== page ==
Just days after Rik Mayall’s death at the age of 56, fans have organised a campaign to get the Bottom actor’s overlooked World Cup anthem, Noble England, to number one in the music charts.
The song, in which Mayall performs the iconic speech from Shakespeare’s Henry V over rousing chants, was originally released in 2010 for the South Africa World Cup, but failed to chart. Now, however, “chart-hijacker” Jon Morter, who used Rage Against The Machine to prevent X Factor winner Joe McElderry from securing the Christmas number one in 2009, has joined a similar campaign in tribute to Mayall. The song is, at the time of writing, number one on Amazon and number 13 on iTunes. To reach number one, though, it will have to beat X Factor’s Ella Henderson, who is currently on course to take the top spot.
Speaking to RadioTimes.com about the campaign, Morter said: “It’s a great tune. It would be nice to give it the exposure it deserves as last time there were loads and loads of football songs out in 2010 – you couldn’t move for football songs. So it’s not a surprise it didn’t do too well. There’s no official World Cup single this year, though, and it’s a great accolade.”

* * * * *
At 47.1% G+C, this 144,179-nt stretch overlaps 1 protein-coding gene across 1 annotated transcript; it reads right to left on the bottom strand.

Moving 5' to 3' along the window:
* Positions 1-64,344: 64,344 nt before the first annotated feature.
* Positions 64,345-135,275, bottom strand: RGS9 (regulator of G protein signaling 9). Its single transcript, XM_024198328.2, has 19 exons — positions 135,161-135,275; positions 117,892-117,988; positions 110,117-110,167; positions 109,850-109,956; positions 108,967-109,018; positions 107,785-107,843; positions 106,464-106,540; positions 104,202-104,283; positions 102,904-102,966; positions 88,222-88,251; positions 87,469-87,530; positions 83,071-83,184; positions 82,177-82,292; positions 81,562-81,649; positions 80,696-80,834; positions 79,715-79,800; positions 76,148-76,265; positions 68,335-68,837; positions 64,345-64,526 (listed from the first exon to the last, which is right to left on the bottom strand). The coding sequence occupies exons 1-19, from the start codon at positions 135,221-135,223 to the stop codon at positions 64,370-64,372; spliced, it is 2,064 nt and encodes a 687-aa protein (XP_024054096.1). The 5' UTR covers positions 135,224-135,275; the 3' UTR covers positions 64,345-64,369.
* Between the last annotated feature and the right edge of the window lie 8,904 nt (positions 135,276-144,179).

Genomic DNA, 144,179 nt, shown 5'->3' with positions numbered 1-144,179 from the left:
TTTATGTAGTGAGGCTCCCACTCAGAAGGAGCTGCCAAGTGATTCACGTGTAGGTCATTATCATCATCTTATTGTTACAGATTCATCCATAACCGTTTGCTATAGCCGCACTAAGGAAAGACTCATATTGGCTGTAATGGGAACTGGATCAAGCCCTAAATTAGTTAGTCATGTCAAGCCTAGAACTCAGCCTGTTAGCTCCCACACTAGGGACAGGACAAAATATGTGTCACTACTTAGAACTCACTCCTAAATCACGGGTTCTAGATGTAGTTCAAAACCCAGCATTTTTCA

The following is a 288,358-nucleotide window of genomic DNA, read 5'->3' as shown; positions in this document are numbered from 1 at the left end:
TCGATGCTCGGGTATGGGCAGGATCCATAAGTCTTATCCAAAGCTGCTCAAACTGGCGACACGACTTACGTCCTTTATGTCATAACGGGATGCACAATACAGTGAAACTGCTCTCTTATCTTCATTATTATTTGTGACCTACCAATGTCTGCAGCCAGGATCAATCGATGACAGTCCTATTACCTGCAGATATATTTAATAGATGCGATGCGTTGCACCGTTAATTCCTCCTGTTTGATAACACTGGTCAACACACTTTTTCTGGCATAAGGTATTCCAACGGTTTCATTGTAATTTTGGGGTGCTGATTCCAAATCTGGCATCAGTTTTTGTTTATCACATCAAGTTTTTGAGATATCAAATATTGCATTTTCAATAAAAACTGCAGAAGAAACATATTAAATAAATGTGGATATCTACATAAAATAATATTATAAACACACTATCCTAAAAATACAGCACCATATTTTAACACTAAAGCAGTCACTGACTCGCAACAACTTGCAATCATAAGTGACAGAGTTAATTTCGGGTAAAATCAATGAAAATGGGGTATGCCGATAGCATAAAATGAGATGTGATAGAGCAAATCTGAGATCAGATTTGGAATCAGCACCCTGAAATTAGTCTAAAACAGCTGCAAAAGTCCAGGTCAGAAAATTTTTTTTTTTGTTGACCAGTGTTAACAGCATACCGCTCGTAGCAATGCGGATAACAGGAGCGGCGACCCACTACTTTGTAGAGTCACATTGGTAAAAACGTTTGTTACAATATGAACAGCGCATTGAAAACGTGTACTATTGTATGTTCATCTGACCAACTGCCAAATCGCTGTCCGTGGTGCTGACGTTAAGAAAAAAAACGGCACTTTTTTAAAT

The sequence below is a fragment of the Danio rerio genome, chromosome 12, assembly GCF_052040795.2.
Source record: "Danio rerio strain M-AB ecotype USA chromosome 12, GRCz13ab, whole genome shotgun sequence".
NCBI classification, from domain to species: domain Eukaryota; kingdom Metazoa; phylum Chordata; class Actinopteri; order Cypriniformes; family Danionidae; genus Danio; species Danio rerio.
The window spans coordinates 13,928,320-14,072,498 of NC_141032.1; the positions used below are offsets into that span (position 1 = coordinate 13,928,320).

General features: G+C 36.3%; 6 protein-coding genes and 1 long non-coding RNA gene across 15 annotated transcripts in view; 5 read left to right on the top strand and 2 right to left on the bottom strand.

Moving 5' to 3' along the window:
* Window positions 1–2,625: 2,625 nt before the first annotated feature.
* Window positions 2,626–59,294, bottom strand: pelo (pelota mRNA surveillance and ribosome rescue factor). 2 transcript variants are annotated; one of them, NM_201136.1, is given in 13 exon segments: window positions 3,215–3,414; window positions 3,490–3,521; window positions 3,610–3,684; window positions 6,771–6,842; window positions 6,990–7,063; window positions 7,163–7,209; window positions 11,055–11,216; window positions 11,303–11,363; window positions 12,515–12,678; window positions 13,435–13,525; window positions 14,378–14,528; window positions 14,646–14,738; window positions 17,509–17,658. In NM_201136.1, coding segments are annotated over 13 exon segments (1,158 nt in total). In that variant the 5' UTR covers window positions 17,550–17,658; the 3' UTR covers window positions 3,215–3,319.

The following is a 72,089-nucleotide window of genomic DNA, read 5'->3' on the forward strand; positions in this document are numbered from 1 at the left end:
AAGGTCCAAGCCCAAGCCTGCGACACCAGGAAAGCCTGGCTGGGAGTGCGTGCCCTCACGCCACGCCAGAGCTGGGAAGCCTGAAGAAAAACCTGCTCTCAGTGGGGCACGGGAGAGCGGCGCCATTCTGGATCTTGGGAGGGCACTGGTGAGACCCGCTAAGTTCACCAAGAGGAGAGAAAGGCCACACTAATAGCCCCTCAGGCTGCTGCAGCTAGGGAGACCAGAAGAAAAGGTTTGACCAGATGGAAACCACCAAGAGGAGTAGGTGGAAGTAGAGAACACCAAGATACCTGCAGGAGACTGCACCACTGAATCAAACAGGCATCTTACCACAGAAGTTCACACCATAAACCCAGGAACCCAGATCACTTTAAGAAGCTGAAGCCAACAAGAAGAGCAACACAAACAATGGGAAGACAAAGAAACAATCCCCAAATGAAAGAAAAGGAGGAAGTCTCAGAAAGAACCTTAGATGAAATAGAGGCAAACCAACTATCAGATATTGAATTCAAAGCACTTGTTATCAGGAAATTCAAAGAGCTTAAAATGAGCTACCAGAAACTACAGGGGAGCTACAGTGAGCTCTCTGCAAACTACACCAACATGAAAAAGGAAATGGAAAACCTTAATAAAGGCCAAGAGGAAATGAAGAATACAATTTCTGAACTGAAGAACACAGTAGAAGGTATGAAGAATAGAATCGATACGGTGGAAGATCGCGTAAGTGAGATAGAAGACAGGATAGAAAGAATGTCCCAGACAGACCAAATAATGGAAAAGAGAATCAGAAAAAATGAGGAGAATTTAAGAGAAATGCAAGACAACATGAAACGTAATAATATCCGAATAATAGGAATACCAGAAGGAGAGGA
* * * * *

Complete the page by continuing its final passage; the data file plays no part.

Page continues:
“A lot of people have fond memories of [Rik] and they’re showing it in the way they know. I think that the chart hijacking thing is a way of people coming together to show how they feel. With Rage Against The Machine, it was a protest, with this… It’s an outpouring, but not of grief, more of a celebration. And that’s what I wanted. It’s a celebration of this crazy guy that many of us grew up watching. I think it’s what he would have wanted.”
Indeed, after Gary Barlow’s Greatest Day was quietly ditched by the FA, there is now no official song for the 2014 World Cup. Monty Python, however, have released an updated version of their Life of Brian song, Always Look on the Bright Side of Life, as an unofficial contender.
Although Morter did not start the Noble England campaign, he was asked to come on board by those campaigning on Facebook due to his expertise; a coincidence, he says, as he was actually on set for the filming of the song’s video in 2010.
“My ex-wife took the promo shots for it,” he explains,” so we spent a day with Rik taking pictures. It was at Leeds Castle in Kent. The premise was that Rik was dressed as a medieval King Henry and we were taking shots of him in the castle with this regal background behind him.”
“It was good fun. He was exactly as we were expecting. He was professional but he was Rik Mayall. He was coming out with funny stuff here and there but it was totally natural – it wasn’t an act. I remember a moment where they gave us a golf cart because we had to go to different parts of the castle in the grounds. So we ended up driving this golf cart around and as we drove past a group of American tourists, Rik, wearing this massive king’s robe, starts waving at them and shouting, ‘hello subjects! Lovely day, isn’t it?!’ It was amazing.”